If you can’t catch salmon this summer, a new art festival in Terrace wants to make sure you can still admire them.
“This year we’re seeing a decline in salmon where nobody is really allowed to catch them. Not for food, ceremonial purposes for First Nations, or for sport purposes,” said Dave Gordon, festival organizer and vice-president for the Terrace Greater Beautification Society. “It just seems like an opportune moment to celebrate salmon.”
The Skeena Salmon Art Fest will showcase pieces done by regional artists here and around the world at the Terrace Art Gallery throughout the month of August. Following the announcement of widespread salmon fishery closures along the Skeena and Nass Rivers, Gordon said this exhibit provides a way for people to express their strong admiration for the fish through artistic expression.
“We live in an area that still has tremendous wild salmon resources, clean water and clean air. I’ve travelled the world and don’t see this in very many other places. So being able to celebrate salmon in a way that didn’t involve taking a piece of oak and bonking it on the head, I think is important. It’s core to our culture.”
Open calls for submissions began earlier this spring, and Gordon said they have received more than 100 responses from across northern B.C. and internationally – even as far away as Mongolia. But it’s the regional talent that Gordon said the fest will aim to spotlight.
“We have some of the best First Nations carvers in the world carving in and around Terrace. And you don’t see their art here, except for a few pieces here and there,” he said. “There are a number of people who do commissions around the world and you don’t see their artwork here.”
The gala’s grand opening will be on August 3 from 7 p.m. to 10 p.m. at the art gallery, right after the start of Riverboat Days, where adjudicators will look at submitted pieces and award prizes. During the celebration, people can sip on a new brew made by Sherwood Mountain Brewery specifically for the festival, or try a new caffeinated blend from White Goat Coffee – although, Gordon assured, neither will be made with salmon.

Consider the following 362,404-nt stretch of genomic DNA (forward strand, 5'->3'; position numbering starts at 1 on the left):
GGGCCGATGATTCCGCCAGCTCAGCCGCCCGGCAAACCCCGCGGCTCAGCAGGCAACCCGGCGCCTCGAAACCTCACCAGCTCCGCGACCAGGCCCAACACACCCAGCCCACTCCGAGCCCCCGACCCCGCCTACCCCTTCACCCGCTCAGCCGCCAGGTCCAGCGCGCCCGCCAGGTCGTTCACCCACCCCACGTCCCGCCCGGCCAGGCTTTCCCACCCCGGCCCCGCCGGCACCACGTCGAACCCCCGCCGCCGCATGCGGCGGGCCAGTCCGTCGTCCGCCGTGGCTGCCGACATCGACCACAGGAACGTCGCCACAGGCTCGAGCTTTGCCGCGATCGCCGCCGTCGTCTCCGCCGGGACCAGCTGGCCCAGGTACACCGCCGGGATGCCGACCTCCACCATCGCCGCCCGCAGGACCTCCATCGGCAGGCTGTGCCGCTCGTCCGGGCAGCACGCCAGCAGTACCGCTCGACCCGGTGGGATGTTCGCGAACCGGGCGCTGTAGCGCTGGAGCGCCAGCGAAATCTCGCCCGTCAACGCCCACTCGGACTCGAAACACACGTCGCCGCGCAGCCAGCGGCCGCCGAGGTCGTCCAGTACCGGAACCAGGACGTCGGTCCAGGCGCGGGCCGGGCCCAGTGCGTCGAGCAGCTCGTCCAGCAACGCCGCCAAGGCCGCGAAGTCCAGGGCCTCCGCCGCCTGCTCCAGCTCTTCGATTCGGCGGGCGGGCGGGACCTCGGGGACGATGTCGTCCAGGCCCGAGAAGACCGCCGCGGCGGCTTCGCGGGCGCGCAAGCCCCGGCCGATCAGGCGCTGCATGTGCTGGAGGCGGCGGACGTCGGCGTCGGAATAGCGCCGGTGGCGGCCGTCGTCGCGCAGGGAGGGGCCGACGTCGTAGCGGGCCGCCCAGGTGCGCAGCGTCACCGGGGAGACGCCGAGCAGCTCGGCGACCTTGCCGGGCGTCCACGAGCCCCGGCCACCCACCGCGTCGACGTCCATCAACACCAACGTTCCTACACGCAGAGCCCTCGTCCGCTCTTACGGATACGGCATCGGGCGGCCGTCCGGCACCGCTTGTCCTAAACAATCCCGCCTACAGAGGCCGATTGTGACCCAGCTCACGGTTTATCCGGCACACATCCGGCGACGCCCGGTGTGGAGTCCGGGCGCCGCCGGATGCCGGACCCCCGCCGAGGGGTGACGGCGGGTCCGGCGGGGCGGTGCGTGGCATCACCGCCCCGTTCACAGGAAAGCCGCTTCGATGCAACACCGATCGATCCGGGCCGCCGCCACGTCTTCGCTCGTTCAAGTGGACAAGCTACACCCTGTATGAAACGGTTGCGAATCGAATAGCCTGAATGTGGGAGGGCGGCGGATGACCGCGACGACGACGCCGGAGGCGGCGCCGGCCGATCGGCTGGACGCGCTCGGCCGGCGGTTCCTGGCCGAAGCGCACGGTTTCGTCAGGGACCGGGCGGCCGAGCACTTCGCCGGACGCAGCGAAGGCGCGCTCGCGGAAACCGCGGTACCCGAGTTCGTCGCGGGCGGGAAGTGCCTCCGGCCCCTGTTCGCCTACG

There are also plans to incorporate more salmon and First Nations artwork around the city over the next few years with murals, giant carvings and other public art displays.
The first salmon-themed mural was installed by local artist Casey Braam on the Bank of Nova Scotia’s wall in April, and there are plans for one or two more murals in 2018. One will be painted by a team led by Smithers artist Facundo Gastia during Riverboat Days, stretching across a 40-foot by 25-foot concrete canvas on the Stantec building on Park Avenue.
Another piece of art, a gigantic wooden fish sculpture, is in the works as well.
The carving will be from local artist Joerg Jung of JJ’s Wood Art, and is made from an old spruce tree that was felled along Highway 16 towards the Kasiks Wilderness Resort between Terrace and Prince Rupert, yards away from the banks of the Skeena River.
At the base of the tree lay a memorial cross with photos in remembrance of a young Prince Rupert teen who died in a car accident near that spot in June 2009. It had been cut down by road maintenance crews after a candle had set fire to the massive spruce.
Five pieces of the tree’s trunk, over 44 tons of wood, were then hauled to Jung’s yard. He said he counted the rings and believes the spruce had lived by the Skeena River for roughly 200 years.
“And in order to grow a tree in that short amount of time, that big, he must have really good soil and nutrients,” Jung said.
“I assume there would be a way to check on the DNA, and I’m pretty sure that you would find salmon DNA in there.”
Jung said he plans to have the 9-foot salmon mounted three feet off the ground so it looks like the fish is rising from the riverbed, weaving together the history of the spruce tree into its creation.
“With a tree that old and that big, plus being on the ground for years already, there were lots of issues that I had to work through. But I still wanted to commit to carving it into this piece of spruce because of the cool history behind it and the story that we can tell with it,” he said.
Gordon said he hopes the sculpture will help encourage tourists to stop in the city and take a look around.
“It’s easy to drive through Terrace, go over the overpass… get to Ferry Island, and before you know it you’re driving to Smithers,” Gordon said.
“We needed reasons for people to get off the highway.”
The piece, dubbed the “RBF” for “really big fish”, will be unveiled to the public during the Kermodei Tourism Backyard BBQ at the Terrace Visitor Centre on August 10, its permanent home stationed outside the building along Hwy16.